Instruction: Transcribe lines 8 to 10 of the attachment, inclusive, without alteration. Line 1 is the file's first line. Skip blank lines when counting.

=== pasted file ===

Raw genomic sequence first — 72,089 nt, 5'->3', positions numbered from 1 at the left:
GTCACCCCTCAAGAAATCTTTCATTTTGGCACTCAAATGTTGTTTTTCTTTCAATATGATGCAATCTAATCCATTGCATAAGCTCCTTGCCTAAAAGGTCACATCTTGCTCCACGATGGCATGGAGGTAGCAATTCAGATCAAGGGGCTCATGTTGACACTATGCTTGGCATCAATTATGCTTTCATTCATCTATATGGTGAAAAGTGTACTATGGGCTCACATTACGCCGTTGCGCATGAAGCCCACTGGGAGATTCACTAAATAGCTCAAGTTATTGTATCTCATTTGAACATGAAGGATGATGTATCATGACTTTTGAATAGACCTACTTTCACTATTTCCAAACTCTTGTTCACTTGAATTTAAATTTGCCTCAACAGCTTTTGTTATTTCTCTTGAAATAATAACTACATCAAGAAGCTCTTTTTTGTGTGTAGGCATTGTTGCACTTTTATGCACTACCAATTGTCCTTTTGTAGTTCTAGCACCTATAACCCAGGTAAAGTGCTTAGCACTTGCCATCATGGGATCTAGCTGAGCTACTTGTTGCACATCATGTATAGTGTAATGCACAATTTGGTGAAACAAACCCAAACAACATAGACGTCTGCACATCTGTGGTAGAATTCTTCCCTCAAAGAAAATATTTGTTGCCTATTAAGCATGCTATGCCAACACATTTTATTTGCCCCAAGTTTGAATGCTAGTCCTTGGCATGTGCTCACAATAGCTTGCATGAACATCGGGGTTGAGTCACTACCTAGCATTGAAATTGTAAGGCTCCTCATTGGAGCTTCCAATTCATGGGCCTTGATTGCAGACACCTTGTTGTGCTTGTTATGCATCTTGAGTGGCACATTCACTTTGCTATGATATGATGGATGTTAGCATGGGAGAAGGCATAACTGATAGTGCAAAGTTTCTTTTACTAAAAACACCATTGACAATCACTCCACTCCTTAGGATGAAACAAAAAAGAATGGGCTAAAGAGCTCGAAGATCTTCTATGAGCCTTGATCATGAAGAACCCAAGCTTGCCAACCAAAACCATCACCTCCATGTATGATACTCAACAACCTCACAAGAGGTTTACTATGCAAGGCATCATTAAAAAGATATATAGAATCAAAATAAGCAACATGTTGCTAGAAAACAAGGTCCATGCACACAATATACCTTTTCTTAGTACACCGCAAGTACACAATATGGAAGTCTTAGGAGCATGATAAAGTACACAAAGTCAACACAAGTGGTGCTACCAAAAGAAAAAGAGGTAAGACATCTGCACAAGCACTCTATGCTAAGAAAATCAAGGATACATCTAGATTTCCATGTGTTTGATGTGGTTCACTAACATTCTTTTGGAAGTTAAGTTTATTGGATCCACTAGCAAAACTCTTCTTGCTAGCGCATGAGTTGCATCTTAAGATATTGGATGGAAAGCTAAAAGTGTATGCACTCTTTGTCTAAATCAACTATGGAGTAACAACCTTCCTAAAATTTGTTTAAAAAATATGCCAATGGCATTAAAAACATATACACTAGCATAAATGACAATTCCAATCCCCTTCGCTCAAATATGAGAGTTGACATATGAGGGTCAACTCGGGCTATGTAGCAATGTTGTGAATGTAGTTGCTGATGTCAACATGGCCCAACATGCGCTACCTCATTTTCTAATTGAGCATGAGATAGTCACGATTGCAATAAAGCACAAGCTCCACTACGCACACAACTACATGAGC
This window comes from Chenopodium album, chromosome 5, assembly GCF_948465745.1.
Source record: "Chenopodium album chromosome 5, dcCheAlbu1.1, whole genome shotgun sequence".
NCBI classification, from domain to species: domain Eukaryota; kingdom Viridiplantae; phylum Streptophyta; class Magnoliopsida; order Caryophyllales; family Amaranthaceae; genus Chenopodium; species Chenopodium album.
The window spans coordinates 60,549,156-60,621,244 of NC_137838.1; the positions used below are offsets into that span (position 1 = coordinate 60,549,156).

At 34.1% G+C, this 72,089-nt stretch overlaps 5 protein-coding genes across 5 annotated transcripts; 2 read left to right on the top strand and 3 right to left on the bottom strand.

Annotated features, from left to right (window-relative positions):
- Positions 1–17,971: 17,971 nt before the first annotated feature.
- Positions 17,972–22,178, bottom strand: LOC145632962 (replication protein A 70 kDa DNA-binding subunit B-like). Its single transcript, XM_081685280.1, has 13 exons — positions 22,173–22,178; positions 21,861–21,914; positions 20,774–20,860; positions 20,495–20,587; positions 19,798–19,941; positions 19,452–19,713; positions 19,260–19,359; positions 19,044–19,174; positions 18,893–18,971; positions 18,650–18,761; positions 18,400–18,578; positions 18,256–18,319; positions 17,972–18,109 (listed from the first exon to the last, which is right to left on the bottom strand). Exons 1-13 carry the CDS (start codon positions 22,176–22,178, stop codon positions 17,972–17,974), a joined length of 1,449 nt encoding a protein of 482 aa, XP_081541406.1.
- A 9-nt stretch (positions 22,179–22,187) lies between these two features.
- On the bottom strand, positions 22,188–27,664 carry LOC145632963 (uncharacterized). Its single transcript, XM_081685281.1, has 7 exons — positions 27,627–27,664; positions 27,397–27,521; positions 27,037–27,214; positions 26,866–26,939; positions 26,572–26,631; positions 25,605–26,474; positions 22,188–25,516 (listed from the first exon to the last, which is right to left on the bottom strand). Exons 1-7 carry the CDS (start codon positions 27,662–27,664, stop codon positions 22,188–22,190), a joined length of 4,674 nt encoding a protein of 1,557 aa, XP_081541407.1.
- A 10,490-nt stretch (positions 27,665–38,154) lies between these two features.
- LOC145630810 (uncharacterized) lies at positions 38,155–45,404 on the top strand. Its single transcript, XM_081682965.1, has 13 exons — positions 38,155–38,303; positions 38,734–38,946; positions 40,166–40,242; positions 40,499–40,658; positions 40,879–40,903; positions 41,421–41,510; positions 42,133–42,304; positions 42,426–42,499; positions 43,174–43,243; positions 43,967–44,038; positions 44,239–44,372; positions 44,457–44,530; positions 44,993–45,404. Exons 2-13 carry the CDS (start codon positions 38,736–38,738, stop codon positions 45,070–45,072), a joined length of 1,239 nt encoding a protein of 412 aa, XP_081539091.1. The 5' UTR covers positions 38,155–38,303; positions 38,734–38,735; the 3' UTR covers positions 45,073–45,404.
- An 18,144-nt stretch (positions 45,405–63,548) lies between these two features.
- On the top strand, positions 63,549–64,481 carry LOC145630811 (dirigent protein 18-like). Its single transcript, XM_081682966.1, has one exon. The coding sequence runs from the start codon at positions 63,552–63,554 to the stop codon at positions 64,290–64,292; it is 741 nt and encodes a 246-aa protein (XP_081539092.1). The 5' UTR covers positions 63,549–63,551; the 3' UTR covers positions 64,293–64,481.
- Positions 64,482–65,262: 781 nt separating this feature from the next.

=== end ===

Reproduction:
Annotated features, from left to right (window-relative positions):
- Positions 1–17,971: 17,971 nt before the first annotated feature.
- Positions 17,972–22,178, bottom strand: LOC145632962 (replication protein A 70 kDa DNA-binding subunit B-like). Its single transcript, XM_081685280.1, has 13 exons — positions 22,173–22,178; positions 21,861–21,914; positions 20,774–20,860; positions 20,495–20,587; positions 19,798–19,941; positions 19,452–19,713; positions 19,260–19,359; positions 19,044–19,174; positions 18,893–18,971; positions 18,650–18,761; positions 18,400–18,578; positions 18,256–18,319; positions 17,972–18,109 (listed from the first exon to the last, which is right to left on the bottom strand). Exons 1-13 carry the CDS (start codon positions 22,176–22,178, stop codon positions 17,972–17,974), a joined length of 1,449 nt encoding a protein of 482 aa, XP_081541406.1.